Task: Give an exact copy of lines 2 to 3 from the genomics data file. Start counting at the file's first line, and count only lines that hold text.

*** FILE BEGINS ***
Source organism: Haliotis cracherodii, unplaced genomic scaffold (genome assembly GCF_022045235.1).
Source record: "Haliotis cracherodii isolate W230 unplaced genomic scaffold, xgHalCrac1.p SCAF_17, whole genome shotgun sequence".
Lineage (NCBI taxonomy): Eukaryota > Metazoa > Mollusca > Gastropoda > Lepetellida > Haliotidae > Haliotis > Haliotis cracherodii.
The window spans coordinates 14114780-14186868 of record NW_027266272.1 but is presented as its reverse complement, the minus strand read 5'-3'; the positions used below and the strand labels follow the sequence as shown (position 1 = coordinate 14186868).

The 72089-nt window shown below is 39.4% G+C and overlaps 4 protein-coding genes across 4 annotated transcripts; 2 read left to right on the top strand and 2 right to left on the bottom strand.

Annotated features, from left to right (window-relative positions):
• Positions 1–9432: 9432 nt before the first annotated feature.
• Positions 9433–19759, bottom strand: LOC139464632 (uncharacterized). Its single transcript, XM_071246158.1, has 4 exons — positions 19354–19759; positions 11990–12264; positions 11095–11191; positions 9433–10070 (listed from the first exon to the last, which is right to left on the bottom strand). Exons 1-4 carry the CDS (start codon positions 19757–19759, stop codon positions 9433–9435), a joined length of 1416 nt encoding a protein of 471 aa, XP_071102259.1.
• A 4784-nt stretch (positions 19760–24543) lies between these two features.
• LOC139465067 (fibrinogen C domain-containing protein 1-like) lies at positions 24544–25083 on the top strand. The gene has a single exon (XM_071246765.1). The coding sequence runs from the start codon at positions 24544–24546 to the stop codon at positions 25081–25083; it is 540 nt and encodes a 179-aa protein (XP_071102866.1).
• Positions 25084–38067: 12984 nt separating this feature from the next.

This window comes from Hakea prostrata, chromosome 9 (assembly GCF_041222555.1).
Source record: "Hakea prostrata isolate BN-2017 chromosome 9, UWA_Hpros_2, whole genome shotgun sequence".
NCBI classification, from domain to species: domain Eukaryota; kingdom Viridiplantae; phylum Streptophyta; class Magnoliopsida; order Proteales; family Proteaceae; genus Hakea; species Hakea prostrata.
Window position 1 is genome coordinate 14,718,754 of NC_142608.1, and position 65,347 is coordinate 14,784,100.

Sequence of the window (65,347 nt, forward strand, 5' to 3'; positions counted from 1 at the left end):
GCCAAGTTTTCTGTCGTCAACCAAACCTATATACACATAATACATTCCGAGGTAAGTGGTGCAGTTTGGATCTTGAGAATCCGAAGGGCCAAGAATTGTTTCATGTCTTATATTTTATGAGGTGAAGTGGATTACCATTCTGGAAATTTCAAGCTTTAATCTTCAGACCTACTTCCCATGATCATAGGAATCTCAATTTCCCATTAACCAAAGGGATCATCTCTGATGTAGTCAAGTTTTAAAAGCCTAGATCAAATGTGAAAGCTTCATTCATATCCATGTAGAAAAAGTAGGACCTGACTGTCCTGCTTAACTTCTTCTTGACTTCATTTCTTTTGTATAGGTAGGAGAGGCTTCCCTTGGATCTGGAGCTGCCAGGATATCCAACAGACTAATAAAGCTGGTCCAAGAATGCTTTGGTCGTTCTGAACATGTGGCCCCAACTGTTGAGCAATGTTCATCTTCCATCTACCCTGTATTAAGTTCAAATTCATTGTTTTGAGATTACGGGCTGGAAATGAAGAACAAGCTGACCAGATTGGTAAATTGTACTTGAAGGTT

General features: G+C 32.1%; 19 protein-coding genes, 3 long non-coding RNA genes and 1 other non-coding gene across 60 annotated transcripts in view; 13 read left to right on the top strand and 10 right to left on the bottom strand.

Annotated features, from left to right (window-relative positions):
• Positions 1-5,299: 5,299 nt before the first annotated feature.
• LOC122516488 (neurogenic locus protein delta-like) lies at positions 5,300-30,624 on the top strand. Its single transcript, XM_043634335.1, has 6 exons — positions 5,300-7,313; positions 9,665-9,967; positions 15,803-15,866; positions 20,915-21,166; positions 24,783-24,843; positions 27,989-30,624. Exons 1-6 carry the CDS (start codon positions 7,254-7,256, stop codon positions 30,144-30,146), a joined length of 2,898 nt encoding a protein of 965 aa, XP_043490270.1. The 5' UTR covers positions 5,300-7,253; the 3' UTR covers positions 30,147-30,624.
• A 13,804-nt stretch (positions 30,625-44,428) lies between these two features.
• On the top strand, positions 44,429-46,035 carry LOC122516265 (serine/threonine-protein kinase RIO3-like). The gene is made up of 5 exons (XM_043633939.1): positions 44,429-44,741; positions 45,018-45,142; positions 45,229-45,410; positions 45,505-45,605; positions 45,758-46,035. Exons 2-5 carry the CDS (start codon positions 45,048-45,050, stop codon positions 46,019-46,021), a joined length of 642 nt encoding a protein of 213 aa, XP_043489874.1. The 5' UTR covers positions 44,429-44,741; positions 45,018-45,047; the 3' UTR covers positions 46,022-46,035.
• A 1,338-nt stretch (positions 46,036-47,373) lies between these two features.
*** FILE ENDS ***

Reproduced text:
Source record: "Haliotis cracherodii isolate W230 unplaced genomic scaffold, xgHalCrac1.p SCAF_17, whole genome shotgun sequence".
Lineage (NCBI taxonomy): Eukaryota > Metazoa > Mollusca > Gastropoda > Lepetellida > Haliotidae > Haliotis > Haliotis cracherodii.